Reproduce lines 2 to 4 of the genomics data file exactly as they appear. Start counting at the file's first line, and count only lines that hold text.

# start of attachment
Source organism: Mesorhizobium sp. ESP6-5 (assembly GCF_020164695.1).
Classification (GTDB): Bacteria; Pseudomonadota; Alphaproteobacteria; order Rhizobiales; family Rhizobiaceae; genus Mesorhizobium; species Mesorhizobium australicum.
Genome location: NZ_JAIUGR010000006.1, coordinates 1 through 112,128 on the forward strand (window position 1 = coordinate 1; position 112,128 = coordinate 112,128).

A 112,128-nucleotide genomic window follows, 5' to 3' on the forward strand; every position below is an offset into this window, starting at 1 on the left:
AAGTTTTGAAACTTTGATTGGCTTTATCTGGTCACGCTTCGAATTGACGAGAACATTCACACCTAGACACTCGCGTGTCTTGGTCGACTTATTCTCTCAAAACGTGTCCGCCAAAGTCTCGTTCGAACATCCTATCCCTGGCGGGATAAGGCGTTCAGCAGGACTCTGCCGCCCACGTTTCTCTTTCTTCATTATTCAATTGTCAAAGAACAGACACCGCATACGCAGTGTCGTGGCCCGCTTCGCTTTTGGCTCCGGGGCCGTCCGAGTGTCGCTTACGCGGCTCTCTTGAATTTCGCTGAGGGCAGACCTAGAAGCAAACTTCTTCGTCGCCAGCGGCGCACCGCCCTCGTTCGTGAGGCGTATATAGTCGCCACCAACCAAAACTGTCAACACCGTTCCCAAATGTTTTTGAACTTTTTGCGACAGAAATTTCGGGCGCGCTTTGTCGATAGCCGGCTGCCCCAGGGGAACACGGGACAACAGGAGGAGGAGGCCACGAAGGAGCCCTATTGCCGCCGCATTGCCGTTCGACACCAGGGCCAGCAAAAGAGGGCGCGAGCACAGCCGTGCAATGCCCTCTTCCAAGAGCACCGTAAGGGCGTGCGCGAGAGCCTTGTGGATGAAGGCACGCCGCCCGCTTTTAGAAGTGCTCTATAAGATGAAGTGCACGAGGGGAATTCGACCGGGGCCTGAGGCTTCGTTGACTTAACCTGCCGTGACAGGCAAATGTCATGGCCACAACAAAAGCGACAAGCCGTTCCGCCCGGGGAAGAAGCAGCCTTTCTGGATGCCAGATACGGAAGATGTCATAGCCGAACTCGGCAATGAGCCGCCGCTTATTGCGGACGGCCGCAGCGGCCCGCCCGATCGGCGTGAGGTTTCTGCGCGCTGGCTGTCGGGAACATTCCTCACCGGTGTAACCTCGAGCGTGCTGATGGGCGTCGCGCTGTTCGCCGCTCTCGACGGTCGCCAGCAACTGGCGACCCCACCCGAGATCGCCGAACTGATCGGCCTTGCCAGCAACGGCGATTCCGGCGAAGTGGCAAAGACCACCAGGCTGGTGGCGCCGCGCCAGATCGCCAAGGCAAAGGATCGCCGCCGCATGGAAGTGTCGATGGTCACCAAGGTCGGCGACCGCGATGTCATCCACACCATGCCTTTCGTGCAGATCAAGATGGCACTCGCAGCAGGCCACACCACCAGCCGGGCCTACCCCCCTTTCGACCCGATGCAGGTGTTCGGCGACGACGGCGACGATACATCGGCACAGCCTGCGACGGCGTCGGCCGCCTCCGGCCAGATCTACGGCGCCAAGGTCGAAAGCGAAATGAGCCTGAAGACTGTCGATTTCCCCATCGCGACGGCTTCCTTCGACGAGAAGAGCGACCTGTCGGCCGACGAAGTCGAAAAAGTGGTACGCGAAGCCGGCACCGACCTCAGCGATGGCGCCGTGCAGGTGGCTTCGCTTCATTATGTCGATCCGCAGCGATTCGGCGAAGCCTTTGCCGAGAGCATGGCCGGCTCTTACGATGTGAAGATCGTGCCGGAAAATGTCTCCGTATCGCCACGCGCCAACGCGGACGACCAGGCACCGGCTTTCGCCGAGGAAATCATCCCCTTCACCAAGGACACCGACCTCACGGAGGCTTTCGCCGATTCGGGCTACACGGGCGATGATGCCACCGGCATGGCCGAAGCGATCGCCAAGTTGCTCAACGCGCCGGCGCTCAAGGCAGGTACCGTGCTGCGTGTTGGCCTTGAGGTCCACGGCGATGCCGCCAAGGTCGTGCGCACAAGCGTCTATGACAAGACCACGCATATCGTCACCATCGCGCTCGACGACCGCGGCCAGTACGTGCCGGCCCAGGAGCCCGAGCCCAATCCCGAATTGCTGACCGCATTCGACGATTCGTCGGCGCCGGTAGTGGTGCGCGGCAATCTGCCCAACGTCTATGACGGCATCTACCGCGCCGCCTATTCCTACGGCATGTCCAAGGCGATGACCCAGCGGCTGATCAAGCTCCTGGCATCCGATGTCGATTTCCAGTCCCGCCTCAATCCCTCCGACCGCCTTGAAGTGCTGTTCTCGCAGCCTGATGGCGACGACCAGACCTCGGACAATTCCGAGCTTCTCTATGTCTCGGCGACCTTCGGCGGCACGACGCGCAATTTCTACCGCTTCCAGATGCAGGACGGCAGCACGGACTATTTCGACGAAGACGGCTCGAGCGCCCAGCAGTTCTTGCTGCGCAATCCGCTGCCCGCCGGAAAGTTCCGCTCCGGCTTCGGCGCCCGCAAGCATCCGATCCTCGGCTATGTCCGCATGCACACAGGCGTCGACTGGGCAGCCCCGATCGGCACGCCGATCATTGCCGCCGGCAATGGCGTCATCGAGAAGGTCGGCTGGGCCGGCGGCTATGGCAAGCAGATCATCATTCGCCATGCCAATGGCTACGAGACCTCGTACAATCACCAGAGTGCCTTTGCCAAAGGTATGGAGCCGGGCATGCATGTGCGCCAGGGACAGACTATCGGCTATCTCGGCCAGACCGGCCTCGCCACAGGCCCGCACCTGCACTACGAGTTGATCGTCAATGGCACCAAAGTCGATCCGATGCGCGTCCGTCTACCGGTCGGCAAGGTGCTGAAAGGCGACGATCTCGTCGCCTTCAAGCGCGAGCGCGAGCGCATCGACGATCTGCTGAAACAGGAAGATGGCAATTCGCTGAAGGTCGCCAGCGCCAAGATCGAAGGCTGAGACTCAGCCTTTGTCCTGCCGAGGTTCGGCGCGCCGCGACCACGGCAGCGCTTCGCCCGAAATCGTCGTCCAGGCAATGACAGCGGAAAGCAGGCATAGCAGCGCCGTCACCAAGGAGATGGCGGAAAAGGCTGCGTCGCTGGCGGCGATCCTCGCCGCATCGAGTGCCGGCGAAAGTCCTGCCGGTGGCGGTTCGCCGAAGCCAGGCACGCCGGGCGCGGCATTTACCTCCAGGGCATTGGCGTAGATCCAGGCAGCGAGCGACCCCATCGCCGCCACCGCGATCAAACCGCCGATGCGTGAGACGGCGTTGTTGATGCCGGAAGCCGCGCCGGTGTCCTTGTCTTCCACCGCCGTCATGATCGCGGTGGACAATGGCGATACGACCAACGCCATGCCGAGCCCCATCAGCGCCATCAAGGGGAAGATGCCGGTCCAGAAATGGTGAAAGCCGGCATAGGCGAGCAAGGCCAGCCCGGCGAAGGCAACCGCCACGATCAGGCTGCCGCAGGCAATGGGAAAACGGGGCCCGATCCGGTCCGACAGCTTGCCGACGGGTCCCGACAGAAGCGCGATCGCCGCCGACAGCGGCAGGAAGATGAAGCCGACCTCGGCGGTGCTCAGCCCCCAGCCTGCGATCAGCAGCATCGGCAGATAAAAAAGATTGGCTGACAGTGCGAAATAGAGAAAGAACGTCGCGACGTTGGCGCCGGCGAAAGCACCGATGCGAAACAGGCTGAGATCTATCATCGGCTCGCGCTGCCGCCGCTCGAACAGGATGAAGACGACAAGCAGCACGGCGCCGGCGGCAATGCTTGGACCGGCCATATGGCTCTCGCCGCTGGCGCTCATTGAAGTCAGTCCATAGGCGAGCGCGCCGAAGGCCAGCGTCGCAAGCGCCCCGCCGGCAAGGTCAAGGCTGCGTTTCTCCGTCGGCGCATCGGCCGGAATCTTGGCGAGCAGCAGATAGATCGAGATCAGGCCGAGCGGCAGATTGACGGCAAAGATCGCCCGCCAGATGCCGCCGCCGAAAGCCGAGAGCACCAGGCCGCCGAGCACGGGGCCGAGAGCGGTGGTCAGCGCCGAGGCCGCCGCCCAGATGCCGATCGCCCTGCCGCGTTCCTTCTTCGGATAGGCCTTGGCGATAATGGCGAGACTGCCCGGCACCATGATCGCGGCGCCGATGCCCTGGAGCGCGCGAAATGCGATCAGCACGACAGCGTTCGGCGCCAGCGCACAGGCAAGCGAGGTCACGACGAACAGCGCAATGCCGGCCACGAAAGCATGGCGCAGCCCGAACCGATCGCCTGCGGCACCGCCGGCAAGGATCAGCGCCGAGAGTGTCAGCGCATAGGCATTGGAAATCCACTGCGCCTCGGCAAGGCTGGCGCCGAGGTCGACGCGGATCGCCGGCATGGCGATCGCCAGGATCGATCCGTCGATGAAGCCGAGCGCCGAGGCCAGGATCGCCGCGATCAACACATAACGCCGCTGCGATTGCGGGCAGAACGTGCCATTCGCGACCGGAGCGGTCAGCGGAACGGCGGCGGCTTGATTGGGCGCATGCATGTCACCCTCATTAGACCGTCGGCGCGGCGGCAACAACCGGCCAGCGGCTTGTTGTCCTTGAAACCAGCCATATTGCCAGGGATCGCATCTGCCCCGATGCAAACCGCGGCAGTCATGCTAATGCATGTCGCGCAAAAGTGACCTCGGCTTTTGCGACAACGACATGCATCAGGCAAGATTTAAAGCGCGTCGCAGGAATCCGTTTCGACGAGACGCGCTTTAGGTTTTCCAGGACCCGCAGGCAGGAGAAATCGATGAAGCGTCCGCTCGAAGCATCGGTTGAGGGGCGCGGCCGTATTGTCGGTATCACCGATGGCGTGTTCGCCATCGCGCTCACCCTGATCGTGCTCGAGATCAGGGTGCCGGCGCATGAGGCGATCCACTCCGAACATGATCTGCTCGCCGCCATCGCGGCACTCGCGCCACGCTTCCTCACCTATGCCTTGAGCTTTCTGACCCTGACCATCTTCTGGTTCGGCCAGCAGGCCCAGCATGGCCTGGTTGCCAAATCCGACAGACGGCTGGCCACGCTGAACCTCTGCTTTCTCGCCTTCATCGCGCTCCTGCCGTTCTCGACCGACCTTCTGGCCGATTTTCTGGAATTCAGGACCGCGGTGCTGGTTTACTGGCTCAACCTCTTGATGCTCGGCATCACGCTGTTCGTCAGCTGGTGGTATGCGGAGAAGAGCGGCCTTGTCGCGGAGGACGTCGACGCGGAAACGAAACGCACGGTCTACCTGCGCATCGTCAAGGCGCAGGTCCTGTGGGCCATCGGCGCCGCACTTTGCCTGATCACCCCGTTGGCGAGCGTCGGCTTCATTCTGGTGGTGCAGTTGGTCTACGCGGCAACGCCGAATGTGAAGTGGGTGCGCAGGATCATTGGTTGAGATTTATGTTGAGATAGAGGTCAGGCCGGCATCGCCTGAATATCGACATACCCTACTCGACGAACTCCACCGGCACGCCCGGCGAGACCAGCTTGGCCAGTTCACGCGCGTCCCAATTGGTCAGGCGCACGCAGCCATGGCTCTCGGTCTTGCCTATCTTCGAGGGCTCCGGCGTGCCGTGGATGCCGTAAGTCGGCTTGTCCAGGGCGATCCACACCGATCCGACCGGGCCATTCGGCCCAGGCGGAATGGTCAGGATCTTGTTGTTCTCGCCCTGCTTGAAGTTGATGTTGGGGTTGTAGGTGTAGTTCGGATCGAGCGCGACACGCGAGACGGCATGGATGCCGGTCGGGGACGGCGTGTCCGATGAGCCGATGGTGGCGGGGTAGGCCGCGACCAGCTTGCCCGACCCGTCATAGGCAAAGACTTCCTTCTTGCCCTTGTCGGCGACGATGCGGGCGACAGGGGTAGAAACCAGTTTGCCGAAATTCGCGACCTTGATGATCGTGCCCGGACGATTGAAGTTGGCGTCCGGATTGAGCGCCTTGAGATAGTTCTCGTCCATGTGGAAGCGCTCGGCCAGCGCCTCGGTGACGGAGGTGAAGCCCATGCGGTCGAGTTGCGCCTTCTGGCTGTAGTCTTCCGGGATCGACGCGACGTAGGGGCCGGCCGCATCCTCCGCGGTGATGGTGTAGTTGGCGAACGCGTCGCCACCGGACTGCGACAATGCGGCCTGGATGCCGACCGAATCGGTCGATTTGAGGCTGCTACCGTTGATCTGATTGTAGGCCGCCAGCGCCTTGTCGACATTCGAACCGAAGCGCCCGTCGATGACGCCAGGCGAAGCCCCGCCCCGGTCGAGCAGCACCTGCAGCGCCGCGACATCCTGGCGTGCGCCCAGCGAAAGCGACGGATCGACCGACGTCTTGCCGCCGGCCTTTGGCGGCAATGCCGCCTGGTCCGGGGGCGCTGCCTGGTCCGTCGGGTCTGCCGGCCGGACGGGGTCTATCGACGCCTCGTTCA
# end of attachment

Classification (GTDB): Bacteria; Pseudomonadota; Alphaproteobacteria; order Rhizobiales; family Rhizobiaceae; genus Mesorhizobium; species Mesorhizobium australicum.
Genome location: NZ_JAIUGR010000006.1, coordinates 1 through 112,128 on the forward strand (window position 1 = coordinate 1; position 112,128 = coordinate 112,128).

A 112,128-nucleotide genomic window follows, 5' to 3' on the forward strand; every position below is an offset into this window, starting at 1 on the left: